“After awhile it occured to me that such things might be photographed. I did one which was reproduced in a photograph by a small, local magazine. It was a polo player skidding to a quick stop. It seemed to go well. I did another at the time of the repeal of Prohibition, for an advertisement. It represented a man broadcasting the news.

“Then I offered the idea for the newspaper photogravure. I failed to arouse the editors’ enthusiasm.

“Finally I submitted the idea to Philip M. Wagner, editor of the Evening Sun, for use in newspaper cartoons He liked it at once. He contributed much to the success of the first we printed and his advice has been very helpful since. The first figures I made to be used in a cartoon concerned the primary fight of United States Senator Millard E. Tydings in Maryland in 1938, when President Roosevelt threw his influence towards Tydings’ opponent, David J. Lewis. I tried repeatedly to get a group of several figures and finally threw all my designs away. At the end of the primary, when Tydings was successful, the Evening Sun printed a cartoon from my model showing Tydings saying ‘Bring on your purge.’ That was the first. Numbers have been printed since.

Photography Important
“Sculpting the figures is only a part of the cartoon. The photographing of the figures after they have been modelled is very important. If the light is not made to fall on the figures exactly as it should, you get a clouded effect lacking the sharpness that is desirable.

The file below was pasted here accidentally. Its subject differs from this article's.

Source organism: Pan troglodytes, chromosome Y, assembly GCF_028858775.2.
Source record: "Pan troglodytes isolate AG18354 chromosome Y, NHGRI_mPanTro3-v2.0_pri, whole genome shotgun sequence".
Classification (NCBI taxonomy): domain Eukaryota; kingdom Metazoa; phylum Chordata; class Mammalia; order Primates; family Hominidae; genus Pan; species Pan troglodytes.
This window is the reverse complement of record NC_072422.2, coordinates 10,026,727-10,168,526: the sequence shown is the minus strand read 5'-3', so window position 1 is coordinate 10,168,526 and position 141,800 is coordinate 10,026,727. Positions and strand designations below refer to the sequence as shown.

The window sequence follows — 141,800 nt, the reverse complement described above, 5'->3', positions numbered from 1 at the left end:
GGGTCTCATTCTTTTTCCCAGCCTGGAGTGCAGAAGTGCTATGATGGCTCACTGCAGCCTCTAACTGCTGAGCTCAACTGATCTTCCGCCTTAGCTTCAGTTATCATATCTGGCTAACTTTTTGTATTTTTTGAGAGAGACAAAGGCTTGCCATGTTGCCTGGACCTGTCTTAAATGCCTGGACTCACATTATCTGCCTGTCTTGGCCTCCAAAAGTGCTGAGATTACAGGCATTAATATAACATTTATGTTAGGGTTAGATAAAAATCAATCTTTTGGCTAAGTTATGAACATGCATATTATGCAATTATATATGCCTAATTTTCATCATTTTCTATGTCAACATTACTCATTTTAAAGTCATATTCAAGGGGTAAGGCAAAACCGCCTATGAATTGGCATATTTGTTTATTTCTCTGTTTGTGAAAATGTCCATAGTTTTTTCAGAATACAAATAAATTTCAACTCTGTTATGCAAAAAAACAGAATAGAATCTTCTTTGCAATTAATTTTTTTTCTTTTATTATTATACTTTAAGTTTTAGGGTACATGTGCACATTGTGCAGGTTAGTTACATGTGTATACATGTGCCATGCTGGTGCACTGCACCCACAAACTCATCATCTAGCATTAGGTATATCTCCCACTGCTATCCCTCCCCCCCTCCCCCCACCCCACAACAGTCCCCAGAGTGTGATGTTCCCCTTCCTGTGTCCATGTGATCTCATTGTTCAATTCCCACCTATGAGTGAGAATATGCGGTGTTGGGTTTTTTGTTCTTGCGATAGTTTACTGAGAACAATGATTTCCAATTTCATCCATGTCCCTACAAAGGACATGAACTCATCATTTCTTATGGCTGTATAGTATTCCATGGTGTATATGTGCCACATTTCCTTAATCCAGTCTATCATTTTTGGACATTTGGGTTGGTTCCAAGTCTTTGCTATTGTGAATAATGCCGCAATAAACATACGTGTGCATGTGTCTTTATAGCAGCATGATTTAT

“Robert F. Kniesche, a staff photographer of the Evening Sun, has contributed much to this phase of the work. After the use of the cartoons started we at times adapted the modelling to photography, modelling the figures in such a way that they would take the light advantageously. We think we can improve this aspect of the cartoon in the future and are still experimenting with it.

“The figures are usually modelled so that the figure, or the group, is about 18 inches wide by 15 inches high Familiar modelling clay is used. At first we put the modelled work up against a black background. We found that inclined to make the picture as it finally appeared dark and obscure. Often we model the background in clay as a part of the figure or group to get a clearer effect. The figures are modelled only on the side presented to the camera, the back being flat and unfinished. We have found that usually we get our best effects from heavy relief.

Takes About 6 Hours
“It takes me about six hours to model a group when no likeness of an individual is involved, about two hours longer when a well known man, say Chamberlain, the British prime minister, is involved.

“Sometimes an idea occurs to me and I submit it to Mr. Wagner for his suggestions. Sometimes the idea is Mr. Wagner’s.”

Mr. Lambert has lived and worked in Baltimore for 20 years. He was born in New York and studied at the National Academy of Design and at the Society of Beaux Arts. He has exhibited his work at the National Academy of Design, at the Pennsylvania Academy of Fine Arts and at the Baltimore Museum of Art.
His friends say he has an extraodin-ary gift for fixing in clay the figures that appear on the streets of every American city, reproducing them with striking fidelity to life.

[Allan’s note: actually Mr. Wagner is not the first to use sculpted three-dimensional ‘cartoons’ in newspapers. Helena Dayton-Smith, for one, was doing this same sort of material in the 1910s.]